Talking About It


Uploaded by mediathatmatters on 25.09.2011

Transcript:
There was a man who said he couldn't follow the train for the right train house
but then a 45 kilometer house cut him off, but then the man didn't see what he was doing because the car cut him off
for walking into the wrong house, but then he stood with the man for the other house! The end.
When I was living in Everyville,
My mom, Karen she would wake up with me in the mornings, on Saturday mornings
and then make breakfast for me and then take me
to my swimming lessons at the Berkeley YMCA
and then after that I would go get pizza at Arnold's in downtown Berkeley
(Isaac): I am interviewing my mom about myself having Aspergers.
(Isaac): When did you find out I had Aspergers?
(Mom): Well I think I found out you had Aspergers when you were about 14 years old
and it was only because the school told me that I should really have you assessed for that,
that I thought I should.
Otherwise, I'm not sure I ever would've figured it out because it's hard
to know when someone has Aspergers.
But I knew that sometimes you didn't understand how people felt
about things,
and there was that long period too when you didn't talk to other people.
(Isaac): I felt like I did not have it, and I kept telling her that
I did not have it and she kept telling me I have it and then she told me all the stuff that I do,
that an Asperger's person would do, and then I just accepted it.
If I see something crooked I fix it,
and I fixate on the same stuff over and over again.
When I look at people, I look at people for a certain
for a short period of time then I look down
or I look away.
(Isaac): Now how do you feel about me having it?
(Mom): Well,
I guess when I first found out I was relieved because I knew that you were
uncomfortable, particularly around your peers,
and I could see you had trouble getting eye contact to people, that you prefer to talk
to adults
and that you kept to yourself a lot. So I didn't know what was going on and I kept
thinking maybe if I just brought more kids into your life that it would be easier but,
it didn't seem to work that way so actually I felt relieved to know the
diagnosis and then I started reading about Aspergers and learning what I can do
to help you.
So, it felt good to know but it was also a little scary.
(Isaac): This is the way my pills
are set up, so its set up like this. So its set up at AM and then at PM.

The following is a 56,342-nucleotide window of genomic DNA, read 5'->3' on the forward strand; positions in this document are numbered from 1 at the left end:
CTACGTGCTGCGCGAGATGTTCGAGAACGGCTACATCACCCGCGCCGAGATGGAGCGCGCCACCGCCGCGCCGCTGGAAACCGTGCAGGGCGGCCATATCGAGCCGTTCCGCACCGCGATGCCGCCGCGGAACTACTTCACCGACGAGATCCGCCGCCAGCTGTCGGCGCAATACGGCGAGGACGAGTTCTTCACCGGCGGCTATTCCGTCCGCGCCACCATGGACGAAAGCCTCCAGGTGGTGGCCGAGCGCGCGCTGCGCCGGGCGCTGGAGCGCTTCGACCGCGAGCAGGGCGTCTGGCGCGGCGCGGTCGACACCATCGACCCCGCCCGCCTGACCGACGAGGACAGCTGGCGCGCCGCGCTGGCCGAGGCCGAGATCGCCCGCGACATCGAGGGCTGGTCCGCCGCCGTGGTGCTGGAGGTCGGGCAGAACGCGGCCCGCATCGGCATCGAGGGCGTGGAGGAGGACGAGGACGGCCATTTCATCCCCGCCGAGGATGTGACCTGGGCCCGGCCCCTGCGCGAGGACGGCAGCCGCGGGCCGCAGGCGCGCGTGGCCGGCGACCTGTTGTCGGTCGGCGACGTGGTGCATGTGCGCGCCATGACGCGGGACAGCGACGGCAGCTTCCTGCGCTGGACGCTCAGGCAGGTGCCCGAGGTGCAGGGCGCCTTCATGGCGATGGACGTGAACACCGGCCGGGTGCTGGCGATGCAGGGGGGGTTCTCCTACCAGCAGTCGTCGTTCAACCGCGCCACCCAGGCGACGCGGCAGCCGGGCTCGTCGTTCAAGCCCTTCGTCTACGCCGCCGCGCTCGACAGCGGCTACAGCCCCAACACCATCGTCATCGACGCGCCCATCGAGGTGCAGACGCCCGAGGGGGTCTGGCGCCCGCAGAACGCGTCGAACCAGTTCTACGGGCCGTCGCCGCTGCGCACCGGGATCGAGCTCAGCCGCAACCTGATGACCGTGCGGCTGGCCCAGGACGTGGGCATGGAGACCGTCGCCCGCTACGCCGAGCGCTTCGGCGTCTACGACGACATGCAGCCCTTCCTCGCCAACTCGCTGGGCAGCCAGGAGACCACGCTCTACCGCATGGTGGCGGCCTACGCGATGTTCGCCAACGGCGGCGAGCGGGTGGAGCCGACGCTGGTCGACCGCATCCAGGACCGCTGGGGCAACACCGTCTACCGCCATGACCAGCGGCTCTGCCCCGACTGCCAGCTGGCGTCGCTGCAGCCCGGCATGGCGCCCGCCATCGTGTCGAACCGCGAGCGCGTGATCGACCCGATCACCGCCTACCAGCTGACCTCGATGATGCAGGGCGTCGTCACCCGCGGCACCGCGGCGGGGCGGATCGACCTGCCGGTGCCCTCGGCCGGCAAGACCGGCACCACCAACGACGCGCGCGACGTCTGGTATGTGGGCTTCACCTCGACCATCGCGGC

She leaves this out for me because sometimes I'll forget to take them and I see that there and it will remind me to do it.
It's good to let people know about disabilities in the world because people don't have a certain
disability and they find out about somebody having it they
they think that they're weird or not normal. I think that there weird so they don't think
about them as much as someone who has a disability.
I don't really care that I have it because it doesn't make me different from anybody else,
because really nobody can tell
when you walk down the street, nobody can tell that you have it, that I have it. They cannot tell.
(Isaac): And when did you decide to tell me about it?
(Mom): Well, I told you right away, Isaac. Because I have always shared with you everything that was going on
with you,
and encouraged you to feel really good about yourself, and to
to know that the more you know about yourself the better prepared you are
to create the life that make sense for you.
(Isaac): I wanted to do three colors on a color wheel.
So this is the color green, its a leaf thats outside my house.
This is a blue, this is something my mom wears, a jacket.
This is the red of some sweatshirt of a person that I hang out with.
That's their red sweatshirt.
I wanna say to someone who just found out about Aspergers,
its ok that you have it because there are other people in the world have it, so you are not the
only one in the world who has it.
And you should go out in the world and do things that a normal person would do
and try to
and try to deal with it, find ways to do with it.